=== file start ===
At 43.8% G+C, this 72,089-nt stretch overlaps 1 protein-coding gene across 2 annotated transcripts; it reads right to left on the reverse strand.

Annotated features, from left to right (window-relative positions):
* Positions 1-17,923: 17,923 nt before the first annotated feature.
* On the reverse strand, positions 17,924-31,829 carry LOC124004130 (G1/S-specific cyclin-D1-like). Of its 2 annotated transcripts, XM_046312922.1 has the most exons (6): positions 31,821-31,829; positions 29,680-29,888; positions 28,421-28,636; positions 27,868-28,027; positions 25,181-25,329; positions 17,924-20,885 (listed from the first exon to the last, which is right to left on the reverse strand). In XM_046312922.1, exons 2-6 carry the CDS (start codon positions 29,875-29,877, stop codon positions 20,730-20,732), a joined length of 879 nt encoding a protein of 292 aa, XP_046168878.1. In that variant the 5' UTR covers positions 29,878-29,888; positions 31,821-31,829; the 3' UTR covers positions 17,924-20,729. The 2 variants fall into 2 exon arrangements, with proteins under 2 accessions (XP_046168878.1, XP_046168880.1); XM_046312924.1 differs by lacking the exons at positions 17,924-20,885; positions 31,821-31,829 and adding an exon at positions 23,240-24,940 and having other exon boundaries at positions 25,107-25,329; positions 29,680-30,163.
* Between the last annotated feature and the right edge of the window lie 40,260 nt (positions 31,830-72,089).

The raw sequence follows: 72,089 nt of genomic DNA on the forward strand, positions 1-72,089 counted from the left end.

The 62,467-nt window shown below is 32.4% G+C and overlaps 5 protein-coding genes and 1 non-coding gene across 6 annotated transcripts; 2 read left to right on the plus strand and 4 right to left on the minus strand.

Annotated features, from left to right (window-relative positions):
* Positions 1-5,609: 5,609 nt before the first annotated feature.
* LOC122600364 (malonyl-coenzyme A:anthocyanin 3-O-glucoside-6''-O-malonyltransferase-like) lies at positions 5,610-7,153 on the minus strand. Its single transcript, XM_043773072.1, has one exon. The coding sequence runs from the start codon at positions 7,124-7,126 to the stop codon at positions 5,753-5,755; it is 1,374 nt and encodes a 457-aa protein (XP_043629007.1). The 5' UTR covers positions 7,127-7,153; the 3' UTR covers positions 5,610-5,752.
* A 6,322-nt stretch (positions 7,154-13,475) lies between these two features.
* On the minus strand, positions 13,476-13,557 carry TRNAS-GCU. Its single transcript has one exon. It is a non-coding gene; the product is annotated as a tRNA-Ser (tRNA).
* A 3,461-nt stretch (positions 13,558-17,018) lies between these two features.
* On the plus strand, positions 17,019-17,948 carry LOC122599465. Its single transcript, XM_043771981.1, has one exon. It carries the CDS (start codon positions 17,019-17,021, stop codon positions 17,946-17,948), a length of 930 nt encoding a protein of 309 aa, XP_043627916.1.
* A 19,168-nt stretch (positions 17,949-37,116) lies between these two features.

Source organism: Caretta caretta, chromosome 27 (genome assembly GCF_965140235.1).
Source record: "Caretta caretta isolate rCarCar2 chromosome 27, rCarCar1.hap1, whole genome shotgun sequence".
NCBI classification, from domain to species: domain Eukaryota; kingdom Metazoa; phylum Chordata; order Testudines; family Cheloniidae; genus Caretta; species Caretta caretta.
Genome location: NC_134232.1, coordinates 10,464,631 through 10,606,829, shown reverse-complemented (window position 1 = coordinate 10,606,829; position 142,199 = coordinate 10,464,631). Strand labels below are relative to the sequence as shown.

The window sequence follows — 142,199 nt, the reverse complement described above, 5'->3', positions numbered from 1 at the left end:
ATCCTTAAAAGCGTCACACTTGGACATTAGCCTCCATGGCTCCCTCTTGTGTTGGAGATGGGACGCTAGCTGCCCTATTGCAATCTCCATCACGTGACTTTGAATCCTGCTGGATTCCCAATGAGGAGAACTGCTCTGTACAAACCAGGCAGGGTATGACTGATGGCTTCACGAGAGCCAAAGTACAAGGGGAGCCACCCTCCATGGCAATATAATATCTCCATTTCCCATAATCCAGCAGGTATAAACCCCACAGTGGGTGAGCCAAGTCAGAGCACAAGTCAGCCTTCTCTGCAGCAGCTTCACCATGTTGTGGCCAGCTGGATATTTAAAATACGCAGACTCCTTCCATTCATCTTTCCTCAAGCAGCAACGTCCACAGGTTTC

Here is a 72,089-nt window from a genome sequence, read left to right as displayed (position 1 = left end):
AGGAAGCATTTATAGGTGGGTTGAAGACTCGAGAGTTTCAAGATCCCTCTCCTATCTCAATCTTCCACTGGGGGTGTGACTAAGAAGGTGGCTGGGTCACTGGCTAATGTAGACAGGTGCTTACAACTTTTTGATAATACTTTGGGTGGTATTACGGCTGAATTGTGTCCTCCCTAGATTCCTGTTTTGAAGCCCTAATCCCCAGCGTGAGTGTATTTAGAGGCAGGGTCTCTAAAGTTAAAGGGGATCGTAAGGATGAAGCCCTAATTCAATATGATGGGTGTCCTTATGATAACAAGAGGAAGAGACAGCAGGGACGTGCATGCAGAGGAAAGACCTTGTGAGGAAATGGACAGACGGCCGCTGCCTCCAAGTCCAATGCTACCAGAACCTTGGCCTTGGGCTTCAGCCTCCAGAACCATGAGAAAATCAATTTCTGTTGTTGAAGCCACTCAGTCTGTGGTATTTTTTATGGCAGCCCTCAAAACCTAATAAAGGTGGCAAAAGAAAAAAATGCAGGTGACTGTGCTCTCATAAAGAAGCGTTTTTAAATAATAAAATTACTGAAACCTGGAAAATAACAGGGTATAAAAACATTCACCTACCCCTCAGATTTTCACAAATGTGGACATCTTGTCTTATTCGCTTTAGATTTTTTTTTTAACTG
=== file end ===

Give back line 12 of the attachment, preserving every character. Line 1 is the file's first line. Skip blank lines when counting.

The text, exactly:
* On the minus strand, positions 13,476-13,557 carry TRNAS-GCU. Its single transcript has one exon. It is a non-coding gene; the product is annotated as a tRNA-Ser (tRNA).